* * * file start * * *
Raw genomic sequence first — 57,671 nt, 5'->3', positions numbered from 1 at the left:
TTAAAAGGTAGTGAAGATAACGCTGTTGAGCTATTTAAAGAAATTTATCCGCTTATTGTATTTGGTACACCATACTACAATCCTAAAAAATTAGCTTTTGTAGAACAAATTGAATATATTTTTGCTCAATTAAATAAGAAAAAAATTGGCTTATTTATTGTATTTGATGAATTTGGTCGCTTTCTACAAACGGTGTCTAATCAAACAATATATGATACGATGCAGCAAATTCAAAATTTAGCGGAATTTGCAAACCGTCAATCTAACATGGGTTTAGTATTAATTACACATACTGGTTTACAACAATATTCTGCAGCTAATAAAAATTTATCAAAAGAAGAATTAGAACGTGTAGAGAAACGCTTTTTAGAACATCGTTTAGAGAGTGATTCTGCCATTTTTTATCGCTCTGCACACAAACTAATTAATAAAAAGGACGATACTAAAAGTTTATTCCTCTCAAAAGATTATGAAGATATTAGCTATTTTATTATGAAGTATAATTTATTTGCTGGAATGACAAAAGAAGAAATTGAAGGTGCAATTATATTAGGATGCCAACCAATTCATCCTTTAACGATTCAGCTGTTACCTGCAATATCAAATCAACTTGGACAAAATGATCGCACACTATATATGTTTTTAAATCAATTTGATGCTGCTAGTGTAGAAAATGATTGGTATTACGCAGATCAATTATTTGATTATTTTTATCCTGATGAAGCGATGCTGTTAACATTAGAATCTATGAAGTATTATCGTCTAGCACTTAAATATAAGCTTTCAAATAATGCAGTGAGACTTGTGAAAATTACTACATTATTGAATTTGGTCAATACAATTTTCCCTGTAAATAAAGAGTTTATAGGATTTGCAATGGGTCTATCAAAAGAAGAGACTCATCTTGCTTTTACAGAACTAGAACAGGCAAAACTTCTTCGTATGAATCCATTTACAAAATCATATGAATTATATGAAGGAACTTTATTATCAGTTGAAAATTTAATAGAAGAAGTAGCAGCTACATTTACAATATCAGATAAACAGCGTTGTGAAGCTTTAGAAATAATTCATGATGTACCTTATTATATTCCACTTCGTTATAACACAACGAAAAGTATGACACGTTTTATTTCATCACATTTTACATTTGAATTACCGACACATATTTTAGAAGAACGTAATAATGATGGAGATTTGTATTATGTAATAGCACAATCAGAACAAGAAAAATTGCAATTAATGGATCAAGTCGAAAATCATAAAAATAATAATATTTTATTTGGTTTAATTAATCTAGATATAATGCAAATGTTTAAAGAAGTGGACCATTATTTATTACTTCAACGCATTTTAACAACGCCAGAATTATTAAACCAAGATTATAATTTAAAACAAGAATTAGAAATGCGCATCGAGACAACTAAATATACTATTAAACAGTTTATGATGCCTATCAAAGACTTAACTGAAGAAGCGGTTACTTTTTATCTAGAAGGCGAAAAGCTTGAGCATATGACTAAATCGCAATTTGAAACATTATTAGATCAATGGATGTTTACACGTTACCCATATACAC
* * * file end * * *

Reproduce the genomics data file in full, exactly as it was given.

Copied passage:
Raw genomic sequence first — 57,671 nt, 5'->3', positions numbered from 1 at the left:
TTAAAAGGTAGTGAAGATAACGCTGTTGAGCTATTTAAAGAAATTTATCCGCTTATTGTATTTGGTACACCATACTACAATCCTAAAAAATTAGCTTTTGTAGAACAAATTGAATATATTTTTGCTCAATTAAATAAGAAAAAAATTGGCTTATTTATTGTATTTGATGAATTTGGTCGCTTTCTACAAACGGTGTCTAATCAAACAATATATGATACGATGCAGCAAATTCAAAATTTAGCGGAATTTGCAAACCGTCAATCTAACATGGGTTTAGTATTAATTACACATACTGGTTTACAACAATATTCTGCAGCTAATAAAAATTTATCAAAAGAAGAATTAGAACGTGTAGAGAAACGCTTTTTAGAACATCGTTTAGAGAGTGATTCTGCCATTTTTTATCGCTCTGCACACAAACTAATTAATAAAAAGGACGATACTAAAAGTTTATTCCTCTCAAAAGATTATGAAGATATTAGCTATTTTATTATGAAGTATAATTTATTTGCTGGAATGACAAAAGAAGAAATTGAAGGTGCAATTATATTAGGATGCCAACCAATTCATCCTTTAACGATTCAGCTGTTACCTGCAATATCAAATCAACTTGGACAAAATGATCGCACACTATATATGTTTTTAAATCAATTTGATGCTGCTAGTGTAGAAAATGATTGGTATTACGCAGATCAATTATTTGATTATTTTTATCCTGATGAAGCGATGCTGTTAACATTAGAATCTATGAAGTATTATCGTCTAGCACTTAAATATAAGCTTTCAAATAATGCAGTGAGACTTGTGAAAATTACTACATTATTGAATTTGGTCAATACAATTTTCCCTGTAAATAAAGAGTTTATAGGATTTGCAATGGGTCTATCAAAAGAAGAGACTCATCTTGCTTTTACAGAACTAGAACAGGCAAAACTTCTTCGTATGAATCCATTTACAAAATCATATGAATTATATGAAGGAACTTTATTATCAGTTGAAAATTTAATAGAAGAAGTAGCAGCTACATTTACAATATCAGATAAACAGCGTTGTGAAGCTTTAGAAATAATTCATGATGTACCTTATTATATTCCACTTCGTTATAACACAACGAAAAGTATGACACGTTTTATTTCATCACATTTTACATTTGAATTACCGACACATATTTTAGAAGAACGTAATAATGATGGAGATTTGTATTATGTAATAGCACAATCAGAACAAGAAAAATTGCAATTAATGGATCAAGTCGAAAATCATAAAAATAATAATATTTTATTTGGTTTAATTAATCTAGATATAATGCAAATGTTTAAAGAAGTGGACCATTATTTATTACTTCAACGCATTTTAACAACGCCAGAATTATTAAACCAAGATTATAATTTAAAACAAGAATTAGAAATGCGCATCGAGACAACTAAATATACTATTAAACAGTTTATGATGCCTATCAAAGACTTAACTGAAGAAGCGGTTACTTTTTATCTAGAAGGCGAAAAGCTTGAGCATATGACTAAATCGCAATTTGAAACATTATTAGATCAATGGATGTTTACACGTTACCCATATACAC